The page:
by John Darer CLU ChFC MSSC RSP CLTC
16th Century English philosopher and statesman Francis Bacon once said " The ill and unfit choice of words wonderfully obstructs the understanding".
In a move that is possibly in preparation for its sale, American General Life Companies LLC is sending letters to American General Life annuitants who were placed with it as part of its short lived non qualified assignment program using American International Assurance Company (Bermuda), Ltd. The letters sent October 2, 2008 inform the annuitants that:
"American International Assurance Company (Bermuda), Ltd ("AIAC") was inadvertently named as the assignee of certain obligations in your settlement documents. As a result AIAC was also inadvertently designated as owner of Annuity Contract Number XXXXXX which was purchased to make periodic payments under the settlement documents. American General Annuity Service Corporation ("AGASC") is the appropriate assignee of the obligations set forth in XXXXXXXX v YYYYYYYYYY. AGASC is also the appropriate owner and payee of the Annuity Contract XXXXXX which was purchased to make periodic payments on your behalf. (AGASC has been named the payee of the annuty to reflect the intent and language contained in the Settlement Agreement and Release and Non Qualified Assignment and Release. (AGASC will continue to request that AGL make the payments directly to you).
AGASC is a subsidiary of AGL. AGL guarantees all of AGASC's obligations, including the obligation to make periodic payments under the Non Qualified Assignment.
Please note that the Boards of Directors of AGASC and AGL have taken appropriate actions acknowledging that AGASC is the assignee under the Non Qualified Assignment and Release in the case entitled XXXXXXX v YYYYYY and owner of the Annuity Contract XXXXXXX. A certification from the corporate secretary of AGASC is enclosed".
The letter was distributed without the knowledge of (or alert to) the brokers who placed the annuities. Given that the AIAC program WAS marketed by AIG/American General to brokers using AIAC as the assignee, this author takes exception to the use of the word "inadvertently" and the "inadvertent" decision not to notify brokers about such letters. By its definition the word "inadvertently" suggests "non duly attentive" or "an unintentional lack of care". But by whom? Inasmuch as some annuitants are calling their brokers it would have been helpful to at least have a "heads up".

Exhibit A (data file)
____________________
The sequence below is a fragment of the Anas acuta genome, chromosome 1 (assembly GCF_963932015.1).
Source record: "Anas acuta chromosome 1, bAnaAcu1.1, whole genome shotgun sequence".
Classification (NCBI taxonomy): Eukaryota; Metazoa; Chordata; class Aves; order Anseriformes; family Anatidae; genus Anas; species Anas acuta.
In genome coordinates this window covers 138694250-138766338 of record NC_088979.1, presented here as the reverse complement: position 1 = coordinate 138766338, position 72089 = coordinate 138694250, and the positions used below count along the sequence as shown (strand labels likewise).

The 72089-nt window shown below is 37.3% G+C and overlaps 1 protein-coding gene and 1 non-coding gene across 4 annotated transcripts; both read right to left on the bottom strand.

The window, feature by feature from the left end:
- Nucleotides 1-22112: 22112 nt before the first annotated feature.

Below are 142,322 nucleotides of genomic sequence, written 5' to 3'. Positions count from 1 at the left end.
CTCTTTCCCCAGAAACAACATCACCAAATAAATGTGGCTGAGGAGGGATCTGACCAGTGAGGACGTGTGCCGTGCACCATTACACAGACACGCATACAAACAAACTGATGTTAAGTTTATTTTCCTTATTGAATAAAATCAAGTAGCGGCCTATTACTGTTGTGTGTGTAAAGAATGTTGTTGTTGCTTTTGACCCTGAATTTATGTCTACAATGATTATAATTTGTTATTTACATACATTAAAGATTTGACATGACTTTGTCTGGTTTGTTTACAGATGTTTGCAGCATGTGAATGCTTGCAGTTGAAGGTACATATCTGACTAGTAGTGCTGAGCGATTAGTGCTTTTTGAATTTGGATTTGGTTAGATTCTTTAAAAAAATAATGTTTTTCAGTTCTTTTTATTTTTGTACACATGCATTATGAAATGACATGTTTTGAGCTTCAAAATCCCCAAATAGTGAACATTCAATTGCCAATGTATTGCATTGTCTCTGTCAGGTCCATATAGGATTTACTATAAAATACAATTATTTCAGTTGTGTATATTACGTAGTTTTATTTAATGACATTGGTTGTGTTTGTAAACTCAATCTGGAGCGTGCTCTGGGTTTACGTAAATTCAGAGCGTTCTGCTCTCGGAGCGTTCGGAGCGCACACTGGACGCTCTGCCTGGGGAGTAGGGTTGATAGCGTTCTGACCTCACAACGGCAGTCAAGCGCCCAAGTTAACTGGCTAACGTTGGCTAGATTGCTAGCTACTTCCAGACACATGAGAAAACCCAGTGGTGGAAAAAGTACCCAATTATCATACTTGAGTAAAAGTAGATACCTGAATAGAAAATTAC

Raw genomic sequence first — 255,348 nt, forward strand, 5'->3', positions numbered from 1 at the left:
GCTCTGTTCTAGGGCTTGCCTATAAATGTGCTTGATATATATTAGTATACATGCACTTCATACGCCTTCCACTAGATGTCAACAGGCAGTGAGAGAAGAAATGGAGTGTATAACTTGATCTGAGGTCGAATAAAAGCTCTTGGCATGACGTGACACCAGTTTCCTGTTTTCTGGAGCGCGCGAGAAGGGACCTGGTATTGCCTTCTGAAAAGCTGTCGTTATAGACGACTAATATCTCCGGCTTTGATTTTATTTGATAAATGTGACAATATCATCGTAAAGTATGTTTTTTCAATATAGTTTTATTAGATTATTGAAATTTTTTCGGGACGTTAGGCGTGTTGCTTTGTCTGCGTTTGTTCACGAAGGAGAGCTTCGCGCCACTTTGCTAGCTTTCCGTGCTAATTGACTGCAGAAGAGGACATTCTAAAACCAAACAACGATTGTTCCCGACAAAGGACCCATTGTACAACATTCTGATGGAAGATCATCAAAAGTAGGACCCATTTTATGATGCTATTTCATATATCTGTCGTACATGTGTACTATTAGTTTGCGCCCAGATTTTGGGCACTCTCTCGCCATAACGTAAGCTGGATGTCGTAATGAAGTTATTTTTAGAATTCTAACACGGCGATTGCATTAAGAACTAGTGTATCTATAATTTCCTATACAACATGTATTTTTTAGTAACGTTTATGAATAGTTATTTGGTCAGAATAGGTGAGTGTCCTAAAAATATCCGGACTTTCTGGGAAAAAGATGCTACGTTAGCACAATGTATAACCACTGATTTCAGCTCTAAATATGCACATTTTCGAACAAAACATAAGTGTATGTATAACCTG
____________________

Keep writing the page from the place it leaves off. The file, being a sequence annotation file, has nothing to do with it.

The AIAC non qualified assignment program was marketed by AIG/American General in 2003 as an alternative to similar non qualified assignment programs offered through Liberty Life Assurance Company of Boston and Allstate Life Insurance Company. The AIG/American General program was notable in that it used a Bermuda based non qualified assignment company, while the others used a Barbados domicile for the non qualified assignee. A later entrant to the business of non qualified assignments, Prudential Financial, also uses a Barbados non qualified assignee.
A Non qualified assignment is a periodic payment settlement mechanism used as an alternative in the resolution of litigation or disputes that do not involve personal physical injury or physical sickness, or are not part of a workers compensation settlement. A non qualified assignment is sometimes referred to as a non qualified structured settlement or tax deferred structured settlement.
The absence of the IRC 130 tax exclusion makes it less desirable for US corporate entities to own non qualified periodic payment obligations because they must pay taxes on the annuity income before it is paid out to the plaintiff/obligee. What is known as the "non-natural person rule", in IRC Section 72(u), provides that if an annuity contract is held by a person who is not a natural person (e.g., a corporation) the annuity is not treated as an annuity contract for tax purposes. This means that the income on the contract is treated as ordinary income to the holder of the annuity contract (the corporation). Essentially, if the non-natural person rule applies, the annuity holder (corporation) loses the income tax deferral on the interest earned inside the annuity contract and must include this amount in income each year. An exception to the non-natural person rule states that an annuity contract held by a trust or other entity as an agent for a natural person is considered to be held by a natural person (see IRS Private Letter Rulings 9120024 and 9316018).
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